CAIRO – An Egyptian court on Sunday sentenced 20 people to death for their part in the August 2013 massacre of more than a dozen policemen in a village west of Cairo.
The latest ruling caps three years of legal proceedings in the case, which in 2015 saw another court sentencing 186 people to death. An appeal against the mass death sentences was accepted last year and a retrial was ordered.
The charges the defendants faced since their trial began in May last year were related to the ransacking of a police station in the village of Kerdassah and the subsequent killing of the policemen. The assailants dragged some of the bodies by cars, scalping at least one and pouring acid on another.
The assault was believed to be revenge for the deadly breakup by security forces on Aug. 14, 2013 of two sit-in protests in Cairo staged by supporters of Islamist President Mohammed Morsi, ousted a month earlier by the military after just one year in office. At least 600 Morsi supporters were killed on that day.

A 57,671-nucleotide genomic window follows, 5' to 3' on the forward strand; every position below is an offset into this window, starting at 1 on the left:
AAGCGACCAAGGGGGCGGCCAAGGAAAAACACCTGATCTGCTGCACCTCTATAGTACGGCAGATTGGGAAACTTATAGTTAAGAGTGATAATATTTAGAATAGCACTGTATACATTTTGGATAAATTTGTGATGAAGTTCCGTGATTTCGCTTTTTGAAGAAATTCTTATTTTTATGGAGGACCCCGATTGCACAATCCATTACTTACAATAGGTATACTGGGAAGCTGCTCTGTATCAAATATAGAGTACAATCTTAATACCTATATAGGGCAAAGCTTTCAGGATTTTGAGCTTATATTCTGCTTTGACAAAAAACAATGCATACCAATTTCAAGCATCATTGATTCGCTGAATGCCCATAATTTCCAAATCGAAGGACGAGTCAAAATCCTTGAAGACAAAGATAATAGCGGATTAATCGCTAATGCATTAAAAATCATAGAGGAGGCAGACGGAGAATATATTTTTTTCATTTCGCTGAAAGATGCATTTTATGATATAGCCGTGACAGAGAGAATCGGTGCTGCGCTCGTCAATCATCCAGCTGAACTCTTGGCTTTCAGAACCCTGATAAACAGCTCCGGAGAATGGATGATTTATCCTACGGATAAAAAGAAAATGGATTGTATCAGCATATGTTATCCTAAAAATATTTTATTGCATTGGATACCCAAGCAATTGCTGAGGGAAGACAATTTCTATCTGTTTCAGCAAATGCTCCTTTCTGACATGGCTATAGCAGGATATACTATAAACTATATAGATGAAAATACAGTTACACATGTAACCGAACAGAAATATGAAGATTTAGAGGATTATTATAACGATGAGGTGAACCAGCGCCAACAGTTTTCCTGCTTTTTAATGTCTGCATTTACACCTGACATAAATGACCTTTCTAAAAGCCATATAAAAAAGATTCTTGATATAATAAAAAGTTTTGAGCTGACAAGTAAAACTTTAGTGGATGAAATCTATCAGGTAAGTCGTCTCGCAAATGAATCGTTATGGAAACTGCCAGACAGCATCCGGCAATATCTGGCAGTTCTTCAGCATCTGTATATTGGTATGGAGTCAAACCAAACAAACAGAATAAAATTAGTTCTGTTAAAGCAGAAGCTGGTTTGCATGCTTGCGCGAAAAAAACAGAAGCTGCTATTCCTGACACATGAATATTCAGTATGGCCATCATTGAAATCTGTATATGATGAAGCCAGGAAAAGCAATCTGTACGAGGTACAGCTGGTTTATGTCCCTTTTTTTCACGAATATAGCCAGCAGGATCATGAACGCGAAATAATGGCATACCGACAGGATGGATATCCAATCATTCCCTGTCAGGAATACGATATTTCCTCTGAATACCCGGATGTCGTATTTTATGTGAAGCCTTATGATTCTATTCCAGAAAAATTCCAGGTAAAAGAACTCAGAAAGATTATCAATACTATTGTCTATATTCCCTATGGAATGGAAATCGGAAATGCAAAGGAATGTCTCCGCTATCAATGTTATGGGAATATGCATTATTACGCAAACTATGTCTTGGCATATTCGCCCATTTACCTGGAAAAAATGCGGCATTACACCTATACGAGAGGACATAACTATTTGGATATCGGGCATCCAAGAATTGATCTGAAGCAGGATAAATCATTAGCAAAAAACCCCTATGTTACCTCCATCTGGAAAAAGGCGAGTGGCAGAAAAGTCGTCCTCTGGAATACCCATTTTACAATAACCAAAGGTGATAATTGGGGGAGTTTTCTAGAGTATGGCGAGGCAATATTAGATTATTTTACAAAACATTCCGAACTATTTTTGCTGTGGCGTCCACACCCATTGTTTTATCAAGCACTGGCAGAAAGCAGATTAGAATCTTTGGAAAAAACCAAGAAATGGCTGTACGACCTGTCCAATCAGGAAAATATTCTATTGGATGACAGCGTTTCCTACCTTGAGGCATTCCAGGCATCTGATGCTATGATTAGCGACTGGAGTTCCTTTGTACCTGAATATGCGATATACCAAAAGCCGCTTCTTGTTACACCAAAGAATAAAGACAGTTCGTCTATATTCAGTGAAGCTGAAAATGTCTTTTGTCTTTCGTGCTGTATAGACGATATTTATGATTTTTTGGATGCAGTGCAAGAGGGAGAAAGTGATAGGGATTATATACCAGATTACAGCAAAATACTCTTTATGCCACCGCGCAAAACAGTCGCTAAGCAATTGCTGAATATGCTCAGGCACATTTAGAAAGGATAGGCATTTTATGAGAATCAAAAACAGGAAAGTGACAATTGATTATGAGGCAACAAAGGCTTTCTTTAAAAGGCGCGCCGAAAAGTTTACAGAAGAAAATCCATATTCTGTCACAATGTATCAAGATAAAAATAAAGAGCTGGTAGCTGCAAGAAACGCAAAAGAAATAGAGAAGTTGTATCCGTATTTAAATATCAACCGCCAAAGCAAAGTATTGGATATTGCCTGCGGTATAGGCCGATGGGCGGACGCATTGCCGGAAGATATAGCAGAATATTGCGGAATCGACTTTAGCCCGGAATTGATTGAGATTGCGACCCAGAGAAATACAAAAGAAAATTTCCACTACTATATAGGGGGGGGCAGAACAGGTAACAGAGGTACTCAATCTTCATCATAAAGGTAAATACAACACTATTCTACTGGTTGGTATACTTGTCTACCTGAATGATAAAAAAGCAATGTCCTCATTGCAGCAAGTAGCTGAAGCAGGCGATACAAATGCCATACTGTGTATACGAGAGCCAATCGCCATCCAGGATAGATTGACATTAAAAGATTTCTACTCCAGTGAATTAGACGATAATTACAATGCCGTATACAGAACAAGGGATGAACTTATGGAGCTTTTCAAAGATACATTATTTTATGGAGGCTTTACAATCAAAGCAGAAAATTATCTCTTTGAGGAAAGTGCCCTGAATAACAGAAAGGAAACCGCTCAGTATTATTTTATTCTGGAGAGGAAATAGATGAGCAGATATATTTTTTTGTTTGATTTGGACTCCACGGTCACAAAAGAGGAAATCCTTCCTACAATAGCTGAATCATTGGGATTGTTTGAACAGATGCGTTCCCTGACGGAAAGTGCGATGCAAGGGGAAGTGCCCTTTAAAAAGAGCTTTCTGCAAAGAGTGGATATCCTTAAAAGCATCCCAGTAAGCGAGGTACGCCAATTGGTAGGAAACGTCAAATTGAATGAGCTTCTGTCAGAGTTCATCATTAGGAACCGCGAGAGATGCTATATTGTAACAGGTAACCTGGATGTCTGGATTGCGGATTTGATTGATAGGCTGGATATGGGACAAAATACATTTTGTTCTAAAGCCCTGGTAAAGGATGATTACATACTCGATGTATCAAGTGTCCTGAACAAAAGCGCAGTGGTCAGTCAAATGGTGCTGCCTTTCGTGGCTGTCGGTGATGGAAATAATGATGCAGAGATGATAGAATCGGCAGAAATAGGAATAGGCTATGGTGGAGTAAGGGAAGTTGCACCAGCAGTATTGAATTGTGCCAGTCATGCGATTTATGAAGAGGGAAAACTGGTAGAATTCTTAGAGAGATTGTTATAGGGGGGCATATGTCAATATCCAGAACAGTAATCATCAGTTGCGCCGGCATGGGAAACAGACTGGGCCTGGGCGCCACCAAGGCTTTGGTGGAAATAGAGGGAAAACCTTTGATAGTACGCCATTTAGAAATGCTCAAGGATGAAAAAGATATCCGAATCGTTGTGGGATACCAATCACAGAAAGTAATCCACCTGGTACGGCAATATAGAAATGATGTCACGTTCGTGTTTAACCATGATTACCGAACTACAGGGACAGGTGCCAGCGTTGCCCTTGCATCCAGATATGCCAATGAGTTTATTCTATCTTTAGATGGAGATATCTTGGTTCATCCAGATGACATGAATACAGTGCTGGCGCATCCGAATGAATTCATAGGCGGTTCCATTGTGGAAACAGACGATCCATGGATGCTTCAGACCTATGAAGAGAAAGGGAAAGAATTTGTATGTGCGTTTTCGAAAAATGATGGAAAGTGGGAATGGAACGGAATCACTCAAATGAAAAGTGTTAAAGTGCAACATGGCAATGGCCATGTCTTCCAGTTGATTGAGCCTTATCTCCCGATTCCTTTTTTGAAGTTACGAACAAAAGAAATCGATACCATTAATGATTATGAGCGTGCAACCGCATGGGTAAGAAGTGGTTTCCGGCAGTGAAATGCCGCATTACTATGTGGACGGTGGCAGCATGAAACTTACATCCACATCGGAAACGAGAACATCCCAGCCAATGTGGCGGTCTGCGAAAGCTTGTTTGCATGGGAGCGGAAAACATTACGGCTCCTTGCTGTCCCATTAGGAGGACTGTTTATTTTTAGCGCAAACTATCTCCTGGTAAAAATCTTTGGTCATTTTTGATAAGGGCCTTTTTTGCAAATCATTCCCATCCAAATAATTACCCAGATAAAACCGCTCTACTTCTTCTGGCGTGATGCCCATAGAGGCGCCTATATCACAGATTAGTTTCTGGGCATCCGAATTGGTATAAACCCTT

Of the 186 people referred to trial in February 2014, 25 remain at large. Two more died while in detention.
On Sunday, the court sentenced 80 to life imprisonment, 34 to 15 years in prison, and a minor to 10 years. Twenty were acquitted, while four others were referred back to prosecutors.